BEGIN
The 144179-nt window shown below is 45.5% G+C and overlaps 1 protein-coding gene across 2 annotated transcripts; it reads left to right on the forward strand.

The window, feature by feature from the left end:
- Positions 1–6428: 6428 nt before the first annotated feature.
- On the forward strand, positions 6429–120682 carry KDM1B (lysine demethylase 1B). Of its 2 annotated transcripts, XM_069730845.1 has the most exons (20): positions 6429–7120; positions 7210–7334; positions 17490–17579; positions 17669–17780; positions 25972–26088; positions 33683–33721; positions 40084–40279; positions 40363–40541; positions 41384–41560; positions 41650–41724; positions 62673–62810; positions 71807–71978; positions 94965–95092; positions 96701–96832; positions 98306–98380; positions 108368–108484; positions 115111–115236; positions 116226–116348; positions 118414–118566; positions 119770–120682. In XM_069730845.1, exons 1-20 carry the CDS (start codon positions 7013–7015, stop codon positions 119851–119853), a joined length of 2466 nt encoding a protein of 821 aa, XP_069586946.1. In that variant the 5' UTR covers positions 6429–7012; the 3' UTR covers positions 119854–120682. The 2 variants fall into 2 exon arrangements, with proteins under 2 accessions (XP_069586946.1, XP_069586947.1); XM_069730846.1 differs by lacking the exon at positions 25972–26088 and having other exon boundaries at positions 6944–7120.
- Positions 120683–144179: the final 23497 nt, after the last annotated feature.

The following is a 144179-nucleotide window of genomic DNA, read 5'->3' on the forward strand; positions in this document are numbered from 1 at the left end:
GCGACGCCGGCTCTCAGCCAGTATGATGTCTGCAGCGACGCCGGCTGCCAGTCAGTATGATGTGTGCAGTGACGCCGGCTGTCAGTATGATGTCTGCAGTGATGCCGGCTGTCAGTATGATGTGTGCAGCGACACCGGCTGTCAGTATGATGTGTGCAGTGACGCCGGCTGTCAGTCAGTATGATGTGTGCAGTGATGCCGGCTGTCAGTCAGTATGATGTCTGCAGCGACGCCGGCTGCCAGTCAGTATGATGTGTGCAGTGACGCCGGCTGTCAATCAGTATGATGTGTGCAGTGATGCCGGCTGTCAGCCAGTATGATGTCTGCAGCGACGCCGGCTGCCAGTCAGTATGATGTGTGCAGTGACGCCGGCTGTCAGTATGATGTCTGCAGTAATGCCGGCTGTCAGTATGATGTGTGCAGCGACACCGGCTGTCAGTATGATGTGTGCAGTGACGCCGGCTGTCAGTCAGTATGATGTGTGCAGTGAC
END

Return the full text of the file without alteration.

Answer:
The 144179-nt window shown below is 45.5% G+C and overlaps 1 protein-coding gene across 2 annotated transcripts; it reads left to right on the forward strand.

The window, feature by feature from the left end:
- Positions 1–6428: 6428 nt before the first annotated feature.
- On the forward strand, positions 6429–120682 carry KDM1B (lysine demethylase 1B). Of its 2 annotated transcripts, XM_069730845.1 has the most exons (20): positions 6429–7120; positions 7210–7334; positions 17490–17579; positions 17669–17780; positions 25972–26088; positions 33683–33721; positions 40084–40279; positions 40363–40541; positions 41384–41560; positions 41650–41724; positions 62673–62810; positions 71807–71978; positions 94965–95092; positions 96701–96832; positions 98306–98380; positions 108368–108484; positions 115111–115236; positions 116226–116348; positions 118414–118566; positions 119770–120682. In XM_069730845.1, exons 1-20 carry the CDS (start codon positions 7013–7015, stop codon positions 119851–119853), a joined length of 2466 nt encoding a protein of 821 aa, XP_069586946.1. In that variant the 5' UTR covers positions 6429–7012; the 3' UTR covers positions 119854–120682. The 2 variants fall into 2 exon arrangements, with proteins under 2 accessions (XP_069586946.1, XP_069586947.1); XM_069730846.1 differs by lacking the exon at positions 25972–26088 and having other exon boundaries at positions 6944–7120.
- Positions 120683–144179: the final 23497 nt, after the last annotated feature.

The following is a 144179-nucleotide window of genomic DNA, read 5'->3' on the forward strand; positions in this document are numbered from 1 at the left end:
GCGACGCCGGCTCTCAGCCAGTATGATGTCTGCAGCGACGCCGGCTGCCAGTCAGTATGATGTGTGCAGTGACGCCGGCTGTCAGTATGATGTCTGCAGTGATGCCGGCTGTCAGTATGATGTGTGCAGCGACACCGGCTGTCAGTATGATGTGTGCAGTGACGCCGGCTGTCAGTCAGTATGATGTGTGCAGTGATGCCGGCTGTCAGTCAGTATGATGTCTGCAGCGACGCCGGCTGCCAGTCAGTATGATGTGTGCAGTGACGCCGGCTGTCAATCAGTATGATGTGTGCAGTGATGCCGGCTGTCAGCCAGTATGATGTCTGCAGCGACGCCGGCTGCCAGTCAGTATGATGTGTGCAGTGACGCCGGCTGTCAGTATGATGTCTGCAGTAATGCCGGCTGTCAGTATGATGTGTGCAGCGACACCGGCTGTCAGTATGATGTGTGCAGTGACGCCGGCTGTCAGTCAGTATGATGTGTGCAGTGAC